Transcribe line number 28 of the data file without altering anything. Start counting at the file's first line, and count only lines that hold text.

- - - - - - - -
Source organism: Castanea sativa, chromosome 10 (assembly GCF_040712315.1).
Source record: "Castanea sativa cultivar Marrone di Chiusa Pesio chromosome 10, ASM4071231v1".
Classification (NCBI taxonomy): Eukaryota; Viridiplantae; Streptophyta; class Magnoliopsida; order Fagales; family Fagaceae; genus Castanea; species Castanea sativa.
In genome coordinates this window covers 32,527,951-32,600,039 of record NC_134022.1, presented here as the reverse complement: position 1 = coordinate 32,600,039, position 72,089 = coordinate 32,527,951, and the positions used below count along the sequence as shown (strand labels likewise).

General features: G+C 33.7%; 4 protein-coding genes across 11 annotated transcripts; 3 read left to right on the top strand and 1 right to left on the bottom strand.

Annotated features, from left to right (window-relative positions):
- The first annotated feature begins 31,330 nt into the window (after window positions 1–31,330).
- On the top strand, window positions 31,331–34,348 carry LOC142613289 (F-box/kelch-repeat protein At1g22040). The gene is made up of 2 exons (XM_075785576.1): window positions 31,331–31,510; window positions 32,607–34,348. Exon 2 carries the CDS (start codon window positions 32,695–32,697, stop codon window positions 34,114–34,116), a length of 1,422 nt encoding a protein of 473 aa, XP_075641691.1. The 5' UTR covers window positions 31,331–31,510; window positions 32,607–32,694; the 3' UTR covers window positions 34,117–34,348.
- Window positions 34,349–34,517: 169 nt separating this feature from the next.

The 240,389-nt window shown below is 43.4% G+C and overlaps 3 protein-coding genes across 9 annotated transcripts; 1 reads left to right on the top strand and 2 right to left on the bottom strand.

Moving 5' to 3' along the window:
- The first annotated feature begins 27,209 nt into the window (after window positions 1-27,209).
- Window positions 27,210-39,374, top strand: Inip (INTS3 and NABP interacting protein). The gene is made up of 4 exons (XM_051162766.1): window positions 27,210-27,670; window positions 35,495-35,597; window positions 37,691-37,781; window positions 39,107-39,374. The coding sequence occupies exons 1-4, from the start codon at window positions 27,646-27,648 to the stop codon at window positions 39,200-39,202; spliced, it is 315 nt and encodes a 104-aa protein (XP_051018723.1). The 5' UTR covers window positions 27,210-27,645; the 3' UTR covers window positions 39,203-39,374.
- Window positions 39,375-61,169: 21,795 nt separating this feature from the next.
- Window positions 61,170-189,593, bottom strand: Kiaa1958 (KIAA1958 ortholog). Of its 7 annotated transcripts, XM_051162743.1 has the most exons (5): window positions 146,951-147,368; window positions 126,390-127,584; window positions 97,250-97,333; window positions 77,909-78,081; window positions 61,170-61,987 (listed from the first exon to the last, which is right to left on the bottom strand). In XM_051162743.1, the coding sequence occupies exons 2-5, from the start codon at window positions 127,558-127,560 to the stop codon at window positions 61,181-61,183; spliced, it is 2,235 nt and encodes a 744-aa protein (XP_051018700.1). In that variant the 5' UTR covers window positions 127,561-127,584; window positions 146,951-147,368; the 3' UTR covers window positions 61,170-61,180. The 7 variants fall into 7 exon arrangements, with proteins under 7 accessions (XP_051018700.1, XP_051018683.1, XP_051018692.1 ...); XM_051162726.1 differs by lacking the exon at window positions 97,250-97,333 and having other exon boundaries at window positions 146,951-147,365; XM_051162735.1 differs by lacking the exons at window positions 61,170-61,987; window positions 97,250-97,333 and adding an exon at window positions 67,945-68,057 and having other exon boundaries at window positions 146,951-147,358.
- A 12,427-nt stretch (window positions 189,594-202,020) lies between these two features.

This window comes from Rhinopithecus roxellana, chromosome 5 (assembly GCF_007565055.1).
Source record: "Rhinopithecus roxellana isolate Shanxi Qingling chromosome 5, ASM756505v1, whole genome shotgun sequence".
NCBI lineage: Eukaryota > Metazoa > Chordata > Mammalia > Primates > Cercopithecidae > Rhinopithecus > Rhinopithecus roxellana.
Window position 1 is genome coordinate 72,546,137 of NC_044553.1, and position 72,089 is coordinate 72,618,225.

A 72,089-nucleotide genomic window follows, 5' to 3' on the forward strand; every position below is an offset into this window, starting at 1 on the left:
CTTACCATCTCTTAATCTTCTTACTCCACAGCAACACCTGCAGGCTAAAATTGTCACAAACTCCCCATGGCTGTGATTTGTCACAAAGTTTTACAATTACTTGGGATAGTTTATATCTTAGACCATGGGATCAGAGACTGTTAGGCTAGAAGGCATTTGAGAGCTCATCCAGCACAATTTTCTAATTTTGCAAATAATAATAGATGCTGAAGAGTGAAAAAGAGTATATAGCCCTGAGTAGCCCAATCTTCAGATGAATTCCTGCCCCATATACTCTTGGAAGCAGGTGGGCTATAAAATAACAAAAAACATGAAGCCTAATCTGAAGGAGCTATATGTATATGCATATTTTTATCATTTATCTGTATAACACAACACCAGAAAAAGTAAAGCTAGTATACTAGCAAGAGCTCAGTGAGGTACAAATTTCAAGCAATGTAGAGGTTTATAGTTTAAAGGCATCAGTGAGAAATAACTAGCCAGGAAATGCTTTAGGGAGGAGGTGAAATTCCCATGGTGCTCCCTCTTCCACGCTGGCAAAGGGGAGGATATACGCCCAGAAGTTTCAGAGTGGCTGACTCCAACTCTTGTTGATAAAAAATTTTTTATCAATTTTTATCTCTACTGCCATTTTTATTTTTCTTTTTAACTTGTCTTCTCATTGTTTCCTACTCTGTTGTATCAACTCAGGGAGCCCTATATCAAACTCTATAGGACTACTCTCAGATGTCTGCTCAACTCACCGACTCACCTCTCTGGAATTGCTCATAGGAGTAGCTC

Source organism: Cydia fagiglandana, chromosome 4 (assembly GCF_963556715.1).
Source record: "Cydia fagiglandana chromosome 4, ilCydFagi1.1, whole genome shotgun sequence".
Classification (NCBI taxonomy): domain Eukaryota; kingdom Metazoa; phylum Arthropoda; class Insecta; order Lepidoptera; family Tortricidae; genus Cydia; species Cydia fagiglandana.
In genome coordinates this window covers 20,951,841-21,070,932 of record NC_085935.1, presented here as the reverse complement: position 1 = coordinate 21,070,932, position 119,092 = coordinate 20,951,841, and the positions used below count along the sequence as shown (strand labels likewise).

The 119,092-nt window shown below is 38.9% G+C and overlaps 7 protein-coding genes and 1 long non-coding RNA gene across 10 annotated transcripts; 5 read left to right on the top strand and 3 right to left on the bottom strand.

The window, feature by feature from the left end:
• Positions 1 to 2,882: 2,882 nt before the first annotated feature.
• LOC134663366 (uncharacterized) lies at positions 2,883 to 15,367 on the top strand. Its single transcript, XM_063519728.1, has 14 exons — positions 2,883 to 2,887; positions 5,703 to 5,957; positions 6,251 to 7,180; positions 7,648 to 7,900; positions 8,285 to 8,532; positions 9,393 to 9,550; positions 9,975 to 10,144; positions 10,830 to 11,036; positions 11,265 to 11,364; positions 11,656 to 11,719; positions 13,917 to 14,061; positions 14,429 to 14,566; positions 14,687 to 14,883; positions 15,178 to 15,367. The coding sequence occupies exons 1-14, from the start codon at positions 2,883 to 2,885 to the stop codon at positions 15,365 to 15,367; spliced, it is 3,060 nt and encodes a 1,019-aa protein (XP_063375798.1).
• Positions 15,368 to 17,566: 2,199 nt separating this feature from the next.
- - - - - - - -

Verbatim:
The window, feature by feature from the left end: